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Grant's West Coast Years

Matt Beiermann
Civic Memorial High School, Bethalto

The West Coast was where Ulysses S. Grant suffered, became discouraged, and gave up on the army. This is hard to imagine now; for he later became president of the United States. In the early years of his marriage, the army ordered him to the Pacific Coast. His journey took him across the Isthmus of Panama, to San Francisco, up the Columbia River, and south to a new outpost. From the middle of 1852 to the summer of 1854, Grant was stationed in California, Oregon, and Washington.

Grant's unit, the Fourth Infantry, received orders in 1852 to move to New York in preparation for its assignment to the Pacific Division headquarters. On July 5, 1852, the Fourth Infantry departed from Governors Island, New York, for the Isthmus of Panama. On July 16 it reached Aspinwall, which was the starting point of the isthmus crossing. The regiment was split into two parties that took separate routes. Grant led one group—which consisted of civilians and all those who had taken ill—to Cruces where mules were to be available for transportation. But the contractor could not supply animals or guides. That summer the men endured terrible weather, cholera, and inadequate shelter. The regimental baggage was exposed to rain and became soggy and unusable. Grant sent the escort company to Panama City and stayed behind with the sick until everybody could be moved. His party reached the Pacific on July 25. The Fourth Infantry departed from the isthmus and dropped anchor in Benicia in August 1852.

Grant faced an official hearing at the close of his Benicia duty. On September 4, 1852, a board of survey assembled, "to investigate and report upon the losses and damages of public property," that occurred in Panama under Grant's charge. Almost $1,350 worth of clothing and equipment was lost or destroyed. Grant officially reported on that loss. The board found no fault with Grant. Also during his Benicia duty, Grant was charged with a minor infraction of military regulations. Rumor had it that Grant was drunk, tried by a military court, and jailed overnight.

The Fourth Infantry left Benicia on September 14, 1852. The regiment was ordered to establish posts and protect the settlers in Northern California and Oregon from Indian uprisings. Grant's unit landed at Columbia Barracks on September 20, 1852. Grant liked Oregon despite its expense.

Between October and December 1852, Grant kept busy with his duties and attempted to make some money. He bought cattle, hogs, and a horse for himself. He leased a piece of land about a mile from the barracks. He, along with fellow captains, cleared and fenced the land in order to plant potatoes and oats. On May 15, 1853, he was ordered to Benicia to testify in a court-martial case. While at Benicia, he took out a lease for some space in the Union Hotel. He and several others planned to convert that area into a billiard room and club. The hired manager departed with the funds; thus, the venture failed. When Grant returned to Columbia Barracks, he found that the river had flooded and wiped out his farmland and crops.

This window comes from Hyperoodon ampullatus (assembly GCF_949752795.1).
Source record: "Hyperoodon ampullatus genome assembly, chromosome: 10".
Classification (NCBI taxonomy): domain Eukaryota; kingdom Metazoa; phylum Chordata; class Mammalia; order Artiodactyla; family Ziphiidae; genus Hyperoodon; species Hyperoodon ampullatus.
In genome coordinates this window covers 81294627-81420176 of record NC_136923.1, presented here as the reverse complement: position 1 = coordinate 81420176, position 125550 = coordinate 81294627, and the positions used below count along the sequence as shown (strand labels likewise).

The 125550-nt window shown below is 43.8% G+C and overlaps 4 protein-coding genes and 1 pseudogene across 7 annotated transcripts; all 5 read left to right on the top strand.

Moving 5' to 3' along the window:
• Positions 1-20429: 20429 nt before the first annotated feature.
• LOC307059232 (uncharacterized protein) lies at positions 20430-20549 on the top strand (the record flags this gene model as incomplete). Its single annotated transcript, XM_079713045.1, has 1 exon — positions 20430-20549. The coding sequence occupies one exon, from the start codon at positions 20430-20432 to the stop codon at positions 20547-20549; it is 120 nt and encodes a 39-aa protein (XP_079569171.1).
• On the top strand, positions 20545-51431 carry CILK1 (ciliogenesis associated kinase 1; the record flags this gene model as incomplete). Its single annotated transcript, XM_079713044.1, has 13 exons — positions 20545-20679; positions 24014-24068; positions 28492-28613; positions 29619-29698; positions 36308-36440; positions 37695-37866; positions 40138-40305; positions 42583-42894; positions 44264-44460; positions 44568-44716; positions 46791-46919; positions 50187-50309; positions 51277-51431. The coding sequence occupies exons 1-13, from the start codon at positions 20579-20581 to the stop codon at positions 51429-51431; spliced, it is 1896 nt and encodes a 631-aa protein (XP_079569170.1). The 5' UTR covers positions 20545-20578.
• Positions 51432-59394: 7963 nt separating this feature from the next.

Grant was promoted to full captain on August 9, 1853. He was to report to Fort Humboldt, California. He did not like Fort Humboldt nor its commanding officer. Life at the fort was boring and dreary. His four months there were dull and greatly affected him. Military duties there included the protection of settlers from hostile Indians and holding prisoners. Off duty, he visited with friends, went to Eureka to play pool or cards, or wrote to his family. He would also ride his horse, Elipse, over the countryside and into the woods, jumping over logs for fun.

Grant resigned from the army. On June 2, 1854, Jefferson Davis, who was Secretary of War, endorsed Grant's resignation. Grant resigned for several reasons. His promotion reminded him that advancement in the army during peacetime was slow. He was extremely lonely. The cost of living was too high to bring his family to the West Coast. His salary was inadequate. He was not well; he suffered from migraine headaches.

He left Humboldt Bay on May 7, 1854, for San Francisco. He had several thousand dollars invested in business interests in San Francisco. One debtor had vanished, another was short, and funds due to him from the army had not arrived. He left San Francisco on June 1 and arrived in New York harbor on June 25. The first thing he planned to do was to collect money owed to him. His experience of chasing debtors in San Francisco was to be repeated. Grant had to send home for money so that he could return to Missouri. He arrived in Missouri in August 1854. Thus ended Grant's time in the West.

Here is an interesting episode in the life of a later prominent man. He would direct the Union to military victory in the Civil War and use his popularity to become a two-term president of the United States.—[From Bruce Catton, U. S. Grant and the American Military Tradition; Charles G. Ellington, The Trial of U. S. Grant, The Pacific Coast Years 1852-1854; and Lloyd Lewis, Captain Sam Grant.]


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